|Publication number||US6930820 B1|
|Application number||US 10/828,675|
|Publication date||Aug 16, 2005|
|Filing date||Apr 21, 2004|
|Priority date||Apr 21, 2004|
|Publication number||10828675, 828675, US 6930820 B1, US 6930820B1, US-B1-6930820, US6930820 B1, US6930820B1|
|Inventors||Wesley Raymond Shooks, Jr., James P. Dunne|
|Original Assignee||The Boeing Company|
|Export Citation||BiBTeX, EndNote, RefMan|
|Patent Citations (7), Non-Patent Citations (7), Referenced by (40), Classifications (18), Legal Events (3)|
|External Links: USPTO, USPTO Assignment, Espacenet|
This invention relates generally to fiber optic demodulators and, more particularly, to fiber optic demodulators used in structural health monitoring applications.
Optical fibers embedded in composite structural members hold promise for use as structural health monitoring sensors. Current technology employs a combination of an external light source, and an external demodulator, and a protective cable extension that is optically coupled to an optical fiber where the fiber exits the composite member. The external transmitters transmit electromagnetic radiation (hereinafter “light”) into the cables wherein the light encounters optical fiber sensors that cause sensible alterations to the transmitted light. The alterations may be linear (i.e. characterized by the same frequency of the transmitted light) or non-linear and are generally proportional, in some manner, to the condition the sensors are intended to measure. Thereafter, the altered light travels through the cables and reaches the external demodulators. The demodulator then converts (i.e. demodulates) the altered light to an electrical signal representative of the sensed condition.
Because the transmitters and demodulators discussed above are external to the composite members, the optical fiber must extend from the member, thereby presenting several problems. For instance, the external portion of the optical fibers are fragile and exposed to mechanical abuse. Thus, additional structural elements must be added to support and protect the external portion of the optical cables. Also, the egress of the cables from the composite members complicates the tooling (particularly the bonding jig) required for fabrication of the members. Further, during fabrication and assembly of the composite members into larger assemblies, the exposed optical cables necessitate careful handling. For these reasons a need exists to improve fiber optic structural health monitoring (“SHM”) systems.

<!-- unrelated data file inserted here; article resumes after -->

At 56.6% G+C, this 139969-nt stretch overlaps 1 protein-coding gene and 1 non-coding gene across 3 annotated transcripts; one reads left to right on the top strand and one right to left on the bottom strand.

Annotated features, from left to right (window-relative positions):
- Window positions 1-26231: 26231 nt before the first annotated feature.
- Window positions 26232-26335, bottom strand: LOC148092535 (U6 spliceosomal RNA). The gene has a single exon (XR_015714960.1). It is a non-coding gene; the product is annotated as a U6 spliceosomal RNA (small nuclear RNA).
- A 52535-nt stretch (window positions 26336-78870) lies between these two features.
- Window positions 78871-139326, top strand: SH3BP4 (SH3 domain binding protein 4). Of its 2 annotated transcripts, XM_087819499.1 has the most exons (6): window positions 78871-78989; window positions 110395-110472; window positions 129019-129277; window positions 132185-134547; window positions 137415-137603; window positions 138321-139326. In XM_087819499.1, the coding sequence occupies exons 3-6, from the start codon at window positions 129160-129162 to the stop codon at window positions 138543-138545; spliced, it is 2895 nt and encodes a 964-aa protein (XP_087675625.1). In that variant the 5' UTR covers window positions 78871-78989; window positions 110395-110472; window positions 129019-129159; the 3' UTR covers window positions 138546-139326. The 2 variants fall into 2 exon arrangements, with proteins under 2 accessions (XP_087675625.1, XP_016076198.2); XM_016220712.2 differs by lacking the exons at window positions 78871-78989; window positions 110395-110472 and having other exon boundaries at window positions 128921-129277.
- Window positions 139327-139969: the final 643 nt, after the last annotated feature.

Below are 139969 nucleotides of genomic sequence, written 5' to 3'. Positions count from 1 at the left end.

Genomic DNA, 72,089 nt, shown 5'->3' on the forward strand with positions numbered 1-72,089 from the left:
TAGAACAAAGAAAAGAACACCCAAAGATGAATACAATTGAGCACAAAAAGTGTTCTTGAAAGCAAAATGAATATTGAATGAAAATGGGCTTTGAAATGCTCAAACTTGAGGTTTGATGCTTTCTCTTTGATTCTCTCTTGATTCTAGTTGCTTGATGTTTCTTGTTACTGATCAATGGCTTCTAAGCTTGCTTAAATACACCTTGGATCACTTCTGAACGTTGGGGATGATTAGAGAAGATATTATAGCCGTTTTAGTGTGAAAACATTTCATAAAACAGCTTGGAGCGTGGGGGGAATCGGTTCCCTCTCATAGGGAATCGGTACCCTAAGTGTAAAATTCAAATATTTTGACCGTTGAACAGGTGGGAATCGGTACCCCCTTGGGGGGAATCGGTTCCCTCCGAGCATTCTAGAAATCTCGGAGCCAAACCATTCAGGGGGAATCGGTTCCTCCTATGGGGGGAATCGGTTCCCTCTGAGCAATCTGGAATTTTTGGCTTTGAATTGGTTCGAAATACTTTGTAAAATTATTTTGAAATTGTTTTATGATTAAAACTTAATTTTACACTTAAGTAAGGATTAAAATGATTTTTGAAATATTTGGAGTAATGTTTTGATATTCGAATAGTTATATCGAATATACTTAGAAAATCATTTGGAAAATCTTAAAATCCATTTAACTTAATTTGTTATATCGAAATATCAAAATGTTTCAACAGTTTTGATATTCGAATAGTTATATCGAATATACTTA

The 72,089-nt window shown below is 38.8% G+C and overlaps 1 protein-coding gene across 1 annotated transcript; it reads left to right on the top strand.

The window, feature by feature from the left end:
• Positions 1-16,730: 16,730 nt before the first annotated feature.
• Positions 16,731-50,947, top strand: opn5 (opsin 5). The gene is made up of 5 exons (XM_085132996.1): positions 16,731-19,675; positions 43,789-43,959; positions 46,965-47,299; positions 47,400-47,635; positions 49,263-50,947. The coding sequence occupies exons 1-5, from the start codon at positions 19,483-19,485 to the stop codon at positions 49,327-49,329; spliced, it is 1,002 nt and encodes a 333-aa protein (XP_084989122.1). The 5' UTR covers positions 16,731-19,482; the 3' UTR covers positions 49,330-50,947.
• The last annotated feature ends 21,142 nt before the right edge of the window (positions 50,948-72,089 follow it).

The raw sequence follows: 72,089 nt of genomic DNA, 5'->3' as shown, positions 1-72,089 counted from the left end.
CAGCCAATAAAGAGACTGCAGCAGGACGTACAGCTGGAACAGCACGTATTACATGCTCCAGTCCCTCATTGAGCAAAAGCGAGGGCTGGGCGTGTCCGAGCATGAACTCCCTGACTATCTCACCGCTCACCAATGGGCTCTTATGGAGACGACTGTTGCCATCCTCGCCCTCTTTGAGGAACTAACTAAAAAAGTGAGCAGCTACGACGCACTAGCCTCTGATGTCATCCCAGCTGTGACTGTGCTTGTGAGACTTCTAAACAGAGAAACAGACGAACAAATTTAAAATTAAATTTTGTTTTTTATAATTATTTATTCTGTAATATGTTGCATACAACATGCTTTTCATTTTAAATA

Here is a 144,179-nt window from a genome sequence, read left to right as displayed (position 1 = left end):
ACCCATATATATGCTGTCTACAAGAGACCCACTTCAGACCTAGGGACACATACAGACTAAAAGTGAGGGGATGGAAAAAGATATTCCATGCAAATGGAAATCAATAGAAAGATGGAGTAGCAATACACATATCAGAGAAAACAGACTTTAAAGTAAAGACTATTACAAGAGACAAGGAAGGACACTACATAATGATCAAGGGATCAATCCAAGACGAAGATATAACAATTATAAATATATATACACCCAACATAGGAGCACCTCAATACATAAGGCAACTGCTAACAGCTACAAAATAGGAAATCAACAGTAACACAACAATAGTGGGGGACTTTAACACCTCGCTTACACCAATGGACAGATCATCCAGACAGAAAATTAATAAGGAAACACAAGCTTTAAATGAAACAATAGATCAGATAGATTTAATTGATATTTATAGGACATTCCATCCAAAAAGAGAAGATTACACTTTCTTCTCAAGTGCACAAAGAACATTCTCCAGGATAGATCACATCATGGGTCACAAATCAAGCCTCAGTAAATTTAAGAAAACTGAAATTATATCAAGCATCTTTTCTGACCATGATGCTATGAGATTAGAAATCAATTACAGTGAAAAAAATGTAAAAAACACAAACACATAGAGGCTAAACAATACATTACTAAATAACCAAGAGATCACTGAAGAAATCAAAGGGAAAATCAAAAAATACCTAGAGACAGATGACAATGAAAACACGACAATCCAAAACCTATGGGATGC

It is in view of the above problems that the present invention was developed. The invention provides apparatus and methods for monitoring the health of composite structural members.
In a preferred embodiment, the present invention provides a composite material that includes laminated layers, an optical fiber, and a demodulator. The layers define a surface portion generally parallel to the layers and an edge portion generally perpendicular to the layers. The optical fiber and demodulator are embedded in the material. The demodulator is optically coupled to the optical fiber and demodulates light transmitted through the fiber. Thus, the composite materials provided by the present invention may be employed on mobile platforms (e.g. aircraft) to enhance the SHM capabilities of the platforms. In particular, embedding the demodulator in the composite material, along with the optical fiber, enables reliable “on demand” interrogation of the SHM sensors which are integral with the optical fiber embedded in the composite material.
Preferably, the demodulator communicates a signal representing the demodulated light via an electromagnetic (hereinafter radio frequency or RF) transmitter or a conductive path through the composite material. Also, the demodulator may be inductively powered by electromagnetic energy (hereinafter RF energy) transmitted into the composite material or powered via a hard-wired connector. Further preferred embodiments include programmable embedded demodulators so that the operation of the demodulators can be changed to accommodate varying circumstances. Moreover, the demodulators, and associated electronics, may be encapsulated in an electrical insulator and configured to fit within envelopes of about 0.03 inches by 0.50 inches by 0.50 inches, or less. Also, to assure compatibility with the mechanical properties of the composite members, the encapsulator may have coefficients of thermal expansion (CTE) approximately equal to the CTE of the composite materials. Likewise, encapsulators having surfaces that adhere to the matrix of the composite materials are provided by other preferred embodiments.